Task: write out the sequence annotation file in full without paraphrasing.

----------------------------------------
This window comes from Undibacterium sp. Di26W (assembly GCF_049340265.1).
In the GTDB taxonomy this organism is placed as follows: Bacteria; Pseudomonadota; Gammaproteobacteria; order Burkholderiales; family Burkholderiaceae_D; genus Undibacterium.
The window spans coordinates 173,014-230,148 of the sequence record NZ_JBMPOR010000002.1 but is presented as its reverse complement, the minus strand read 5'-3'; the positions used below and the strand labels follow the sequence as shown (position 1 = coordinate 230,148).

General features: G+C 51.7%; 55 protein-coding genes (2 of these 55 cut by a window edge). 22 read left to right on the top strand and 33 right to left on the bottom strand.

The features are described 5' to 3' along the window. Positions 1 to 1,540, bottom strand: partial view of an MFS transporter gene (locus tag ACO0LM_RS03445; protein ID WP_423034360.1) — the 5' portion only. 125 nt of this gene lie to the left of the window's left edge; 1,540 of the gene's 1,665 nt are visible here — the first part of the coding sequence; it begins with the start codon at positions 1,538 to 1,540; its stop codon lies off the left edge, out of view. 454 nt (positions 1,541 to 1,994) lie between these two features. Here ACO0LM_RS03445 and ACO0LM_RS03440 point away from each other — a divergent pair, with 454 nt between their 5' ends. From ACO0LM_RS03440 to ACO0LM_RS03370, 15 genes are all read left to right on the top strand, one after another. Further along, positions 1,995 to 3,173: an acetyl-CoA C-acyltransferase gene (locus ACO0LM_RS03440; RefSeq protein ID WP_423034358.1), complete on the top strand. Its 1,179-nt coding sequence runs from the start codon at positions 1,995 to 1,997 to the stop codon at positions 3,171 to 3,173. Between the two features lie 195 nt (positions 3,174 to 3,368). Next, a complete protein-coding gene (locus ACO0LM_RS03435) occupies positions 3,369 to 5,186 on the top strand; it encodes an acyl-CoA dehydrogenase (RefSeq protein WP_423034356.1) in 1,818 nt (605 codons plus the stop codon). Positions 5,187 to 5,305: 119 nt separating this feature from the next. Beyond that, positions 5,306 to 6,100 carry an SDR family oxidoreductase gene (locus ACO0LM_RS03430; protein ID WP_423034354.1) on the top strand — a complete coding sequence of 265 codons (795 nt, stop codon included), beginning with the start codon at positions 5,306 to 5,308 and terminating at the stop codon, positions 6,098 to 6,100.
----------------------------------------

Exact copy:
This window comes from Undibacterium sp. Di26W (assembly GCF_049340265.1).
In the GTDB taxonomy this organism is placed as follows: Bacteria; Pseudomonadota; Gammaproteobacteria; order Burkholderiales; family Burkholderiaceae_D; genus Undibacterium.
The window spans coordinates 173,014-230,148 of the sequence record NZ_JBMPOR010000002.1 but is presented as its reverse complement, the minus strand read 5'-3'; the positions used below and the strand labels follow the sequence as shown (position 1 = coordinate 230,148).

General features: G+C 51.7%; 55 protein-coding genes (2 of these 55 cut by a window edge). 22 read left to right on the top strand and 33 right to left on the bottom strand.

The features are described 5' to 3' along the window. Positions 1 to 1,540, bottom strand: partial view of an MFS transporter gene (locus tag ACO0LM_RS03445; protein ID WP_423034360.1) — the 5' portion only. 125 nt of this gene lie to the left of the window's left edge; 1,540 of the gene's 1,665 nt are visible here — the first part of the coding sequence; it begins with the start codon at positions 1,538 to 1,540; its stop codon lies off the left edge, out of view. 454 nt (positions 1,541 to 1,994) lie between these two features. Here ACO0LM_RS03445 and ACO0LM_RS03440 point away from each other — a divergent pair, with 454 nt between their 5' ends. From ACO0LM_RS03440 to ACO0LM_RS03370, 15 genes are all read left to right on the top strand, one after another. Further along, positions 1,995 to 3,173: an acetyl-CoA C-acyltransferase gene (locus ACO0LM_RS03440; RefSeq protein ID WP_423034358.1), complete on the top strand. Its 1,179-nt coding sequence runs from the start codon at positions 1,995 to 1,997 to the stop codon at positions 3,171 to 3,173. Between the two features lie 195 nt (positions 3,174 to 3,368). Next, a complete protein-coding gene (locus ACO0LM_RS03435) occupies positions 3,369 to 5,186 on the top strand; it encodes an acyl-CoA dehydrogenase (RefSeq protein WP_423034356.1) in 1,818 nt (605 codons plus the stop codon). Positions 5,187 to 5,305: 119 nt separating this feature from the next. Beyond that, positions 5,306 to 6,100 carry an SDR family oxidoreductase gene (locus ACO0LM_RS03430; protein ID WP_423034354.1) on the top strand — a complete coding sequence of 265 codons (795 nt, stop codon included), beginning with the start codon at positions 5,306 to 5,308 and terminating at the stop codon, positions 6,098 to 6,100.